Homemade Cocktails — Experiments, Critiques & Travels
Huzzah! The new issue of Imbibe is here! The cover story? “The Summer of Tiki.” Also featured are articles about American soda fountains, cyclists guzzling beer, Spanish wines, and the drinking scene in Austin, Texas. Get yourself a copy, and check the link above for more Tiki-fied Tipples.
In celebration, the first of tonight’s drinks will be a Beachbum Berry original featured in the issue:
2 ounces Aged Rum (Mount Gay Extra Old)
1/4 ounce Ginger Liqueur (Domaine de Canton)
1 ounce Five-0 Syrup*
1 ounce Fresh Lime Juice
1/2 ounce Fresh Orange Juice
Shake well with ice and pour, unstrained, into a Collins glass. Fill with additional ice if needed. Garnish with a skewered orange slice and a piece of candied ginger. If you like, dust the garnish with 5-spice powder.
*Five-0 Syrup: 1 cup honey, 1 cup water, 1 tablespoon 5-spice powder. Combine over heat and bottle, straining through three layers of cheesecloth or a coffee filter. Keeps 2 weeks when refrigerated.
Very good! The Bum came up with this one in celebration of the Tiki-Ti’s 50-year Anniversary, no small feat considering the number of Tiki bars that bit the dust since their creation in the 1930s. It’s basically a modification of the Tiki-Ti Punch, which itself is a modified Ti Punch.The Mount Gay doesn’t get in the way of the other flavors in this one; the orange dominates the citrus, though the lime provides just enough zing without turning the drink tart. The ginger is barely detectable, but there. I suggest dipping the garnish into the drink and holding back on the 5-spice dusting, as it easily takes over the drink.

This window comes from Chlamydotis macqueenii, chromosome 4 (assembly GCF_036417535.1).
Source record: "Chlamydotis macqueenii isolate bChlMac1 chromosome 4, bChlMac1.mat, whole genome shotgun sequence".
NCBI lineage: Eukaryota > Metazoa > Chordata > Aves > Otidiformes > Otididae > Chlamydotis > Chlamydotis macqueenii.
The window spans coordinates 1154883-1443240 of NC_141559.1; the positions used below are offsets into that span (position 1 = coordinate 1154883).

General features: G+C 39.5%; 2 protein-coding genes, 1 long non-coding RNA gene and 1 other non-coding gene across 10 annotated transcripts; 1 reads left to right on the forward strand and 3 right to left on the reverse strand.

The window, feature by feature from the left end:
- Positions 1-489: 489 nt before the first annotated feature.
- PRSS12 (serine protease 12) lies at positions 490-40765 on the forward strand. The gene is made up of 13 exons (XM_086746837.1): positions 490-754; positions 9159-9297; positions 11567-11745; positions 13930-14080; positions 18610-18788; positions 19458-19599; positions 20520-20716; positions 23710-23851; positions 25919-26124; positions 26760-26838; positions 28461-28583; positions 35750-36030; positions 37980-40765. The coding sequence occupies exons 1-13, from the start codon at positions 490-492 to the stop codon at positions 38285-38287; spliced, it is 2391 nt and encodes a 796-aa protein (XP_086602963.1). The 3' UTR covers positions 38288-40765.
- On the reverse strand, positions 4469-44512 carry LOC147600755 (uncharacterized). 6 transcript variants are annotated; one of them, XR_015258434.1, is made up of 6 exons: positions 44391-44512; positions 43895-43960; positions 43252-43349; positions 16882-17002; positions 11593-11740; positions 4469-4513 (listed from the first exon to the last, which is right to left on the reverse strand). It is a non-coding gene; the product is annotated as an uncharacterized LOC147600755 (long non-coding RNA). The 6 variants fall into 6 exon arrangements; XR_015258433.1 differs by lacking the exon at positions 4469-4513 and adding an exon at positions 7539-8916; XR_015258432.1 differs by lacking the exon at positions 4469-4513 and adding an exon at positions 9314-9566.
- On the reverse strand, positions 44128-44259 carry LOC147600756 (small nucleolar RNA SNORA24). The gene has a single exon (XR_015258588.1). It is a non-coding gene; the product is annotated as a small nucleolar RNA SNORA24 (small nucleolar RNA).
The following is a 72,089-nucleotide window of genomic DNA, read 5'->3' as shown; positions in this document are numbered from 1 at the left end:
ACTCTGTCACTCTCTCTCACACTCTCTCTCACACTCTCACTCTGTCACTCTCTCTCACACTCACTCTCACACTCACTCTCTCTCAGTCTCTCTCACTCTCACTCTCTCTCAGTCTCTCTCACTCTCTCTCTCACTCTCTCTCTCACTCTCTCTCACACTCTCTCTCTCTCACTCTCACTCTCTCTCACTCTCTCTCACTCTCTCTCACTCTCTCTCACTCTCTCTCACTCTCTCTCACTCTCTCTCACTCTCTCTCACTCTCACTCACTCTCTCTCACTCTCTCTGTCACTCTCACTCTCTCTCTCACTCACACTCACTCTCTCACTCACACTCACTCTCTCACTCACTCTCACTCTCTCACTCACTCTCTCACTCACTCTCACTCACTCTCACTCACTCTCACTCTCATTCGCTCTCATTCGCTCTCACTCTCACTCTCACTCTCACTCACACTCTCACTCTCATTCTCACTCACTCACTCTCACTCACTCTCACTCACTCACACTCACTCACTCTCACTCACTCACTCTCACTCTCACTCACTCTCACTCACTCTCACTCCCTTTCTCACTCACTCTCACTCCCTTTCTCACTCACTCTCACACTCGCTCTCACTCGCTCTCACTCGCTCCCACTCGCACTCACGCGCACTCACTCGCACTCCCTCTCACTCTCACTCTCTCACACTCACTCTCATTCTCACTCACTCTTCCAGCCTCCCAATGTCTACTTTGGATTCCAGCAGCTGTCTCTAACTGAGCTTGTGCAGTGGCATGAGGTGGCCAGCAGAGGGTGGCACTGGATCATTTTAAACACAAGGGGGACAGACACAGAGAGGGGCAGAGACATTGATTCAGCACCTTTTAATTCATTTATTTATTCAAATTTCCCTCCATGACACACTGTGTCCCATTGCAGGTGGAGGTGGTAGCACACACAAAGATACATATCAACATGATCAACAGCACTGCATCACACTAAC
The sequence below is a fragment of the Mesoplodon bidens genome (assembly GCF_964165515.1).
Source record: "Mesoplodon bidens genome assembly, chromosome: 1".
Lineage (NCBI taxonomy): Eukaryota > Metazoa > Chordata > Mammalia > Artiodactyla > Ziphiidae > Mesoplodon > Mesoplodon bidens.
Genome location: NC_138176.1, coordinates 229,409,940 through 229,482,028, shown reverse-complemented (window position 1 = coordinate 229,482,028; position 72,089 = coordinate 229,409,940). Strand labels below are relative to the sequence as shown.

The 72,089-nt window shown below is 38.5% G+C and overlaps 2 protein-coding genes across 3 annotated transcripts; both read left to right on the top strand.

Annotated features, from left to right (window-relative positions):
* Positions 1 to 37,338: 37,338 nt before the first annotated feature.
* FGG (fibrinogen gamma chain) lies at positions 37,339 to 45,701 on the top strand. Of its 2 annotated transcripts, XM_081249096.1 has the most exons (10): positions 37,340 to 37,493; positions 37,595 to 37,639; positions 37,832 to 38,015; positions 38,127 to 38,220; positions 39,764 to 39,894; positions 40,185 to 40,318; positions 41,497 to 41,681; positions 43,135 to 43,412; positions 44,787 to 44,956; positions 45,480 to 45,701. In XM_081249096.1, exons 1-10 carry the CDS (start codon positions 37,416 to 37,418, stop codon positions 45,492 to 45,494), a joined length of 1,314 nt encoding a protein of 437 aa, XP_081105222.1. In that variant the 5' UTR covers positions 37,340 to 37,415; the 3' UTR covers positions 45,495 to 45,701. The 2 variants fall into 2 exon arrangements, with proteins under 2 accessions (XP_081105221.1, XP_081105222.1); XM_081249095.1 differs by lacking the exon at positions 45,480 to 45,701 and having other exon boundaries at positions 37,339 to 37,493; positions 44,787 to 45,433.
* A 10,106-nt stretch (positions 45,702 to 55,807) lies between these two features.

After juicing a rather large orange, I had plenty of fresh juice left over. What to do, what to do…a-ha! Perhaps a:
3/4 ounce Calvados (Boulard Grand Solage VSOP)
3/4 ounce Dry Gin (Plymouth)
3/4 ounce Apricot Brandy (Rothman & Winter)
3/4 ounce Orange Juice
Shake well with ice and strain into a chilled cocktail glass. Drop a stemless cherry into the drink, and drizzle a little grenadine (1/4 ounce) into the bottom of the glass. Do not stir after garnishing!
This one comes from the pages of Vintage Spirits & Forgotten Cocktails by Ted Haigh, and was named for the (spectacularly bad) 1927 Rogers & Hammerstein operetta-and-film of the same name. The drink, however, was named “World’s Finest Cocktail” by the UK Bartender’s Guild in 1930, and deservedly so. Well-balanced with a host of flavors I absolutely love (the Calvados in particular), I’ll list this drink as one of my favorites. The Golden Dawn is slightly on the sweet side, so consider yourself forewarned. As Paul Clarke notes, Dr. Cocktail apparently revised his recipe and omitted the triple sec in this version, which was a good call. In my haste to mix the drink (silly me) I forgot the cherry; no matter, my homemade ones are nearing the end of their shelf-life, anyway. The Doctor provides an alternate mixing ratio, and for those of you who are curious, it is 2:2:1:1, respectively, for the ingredients listed above.
Dr. Haigh says the Twentieth Century cocktail tastes like Art Deco. I think the Golden Dawn should be its companion-in-taste, the geometricized rays of the golden sun rising over New York in the East, guiding the 20th Century Limited’s path to Chicago in the West.
Photos by IJL.